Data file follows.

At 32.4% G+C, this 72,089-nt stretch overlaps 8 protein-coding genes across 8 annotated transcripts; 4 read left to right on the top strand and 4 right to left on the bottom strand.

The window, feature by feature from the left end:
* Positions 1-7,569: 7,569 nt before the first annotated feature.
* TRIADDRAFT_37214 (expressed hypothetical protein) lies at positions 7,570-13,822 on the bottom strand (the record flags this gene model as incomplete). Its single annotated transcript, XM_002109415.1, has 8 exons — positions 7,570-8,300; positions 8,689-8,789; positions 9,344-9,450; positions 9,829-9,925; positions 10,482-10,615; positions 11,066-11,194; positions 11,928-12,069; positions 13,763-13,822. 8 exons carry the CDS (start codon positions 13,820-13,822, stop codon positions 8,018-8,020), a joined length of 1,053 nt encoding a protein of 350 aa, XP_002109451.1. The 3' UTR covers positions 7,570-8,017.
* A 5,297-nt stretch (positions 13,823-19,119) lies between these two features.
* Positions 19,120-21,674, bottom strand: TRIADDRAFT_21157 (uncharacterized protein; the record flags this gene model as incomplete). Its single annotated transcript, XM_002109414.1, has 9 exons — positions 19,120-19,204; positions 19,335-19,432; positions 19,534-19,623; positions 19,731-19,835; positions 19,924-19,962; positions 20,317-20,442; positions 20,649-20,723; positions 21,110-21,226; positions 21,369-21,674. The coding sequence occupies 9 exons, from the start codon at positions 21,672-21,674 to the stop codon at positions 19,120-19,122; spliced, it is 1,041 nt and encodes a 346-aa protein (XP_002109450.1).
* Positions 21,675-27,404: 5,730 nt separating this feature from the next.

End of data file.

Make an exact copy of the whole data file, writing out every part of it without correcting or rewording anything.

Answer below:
At 32.4% G+C, this 72,089-nt stretch overlaps 8 protein-coding genes across 8 annotated transcripts; 4 read left to right on the top strand and 4 right to left on the bottom strand.

The window, feature by feature from the left end:
* Positions 1-7,569: 7,569 nt before the first annotated feature.
* TRIADDRAFT_37214 (expressed hypothetical protein) lies at positions 7,570-13,822 on the bottom strand (the record flags this gene model as incomplete). Its single annotated transcript, XM_002109415.1, has 8 exons — positions 7,570-8,300; positions 8,689-8,789; positions 9,344-9,450; positions 9,829-9,925; positions 10,482-10,615; positions 11,066-11,194; positions 11,928-12,069; positions 13,763-13,822. 8 exons carry the CDS (start codon positions 13,820-13,822, stop codon positions 8,018-8,020), a joined length of 1,053 nt encoding a protein of 350 aa, XP_002109451.1. The 3' UTR covers positions 7,570-8,017.
* A 5,297-nt stretch (positions 13,823-19,119) lies between these two features.
* Positions 19,120-21,674, bottom strand: TRIADDRAFT_21157 (uncharacterized protein; the record flags this gene model as incomplete). Its single annotated transcript, XM_002109414.1, has 9 exons — positions 19,120-19,204; positions 19,335-19,432; positions 19,534-19,623; positions 19,731-19,835; positions 19,924-19,962; positions 20,317-20,442; positions 20,649-20,723; positions 21,110-21,226; positions 21,369-21,674. The coding sequence occupies 9 exons, from the start codon at positions 21,672-21,674 to the stop codon at positions 19,120-19,122; spliced, it is 1,041 nt and encodes a 346-aa protein (XP_002109450.1).
* Positions 21,675-27,404: 5,730 nt separating this feature from the next.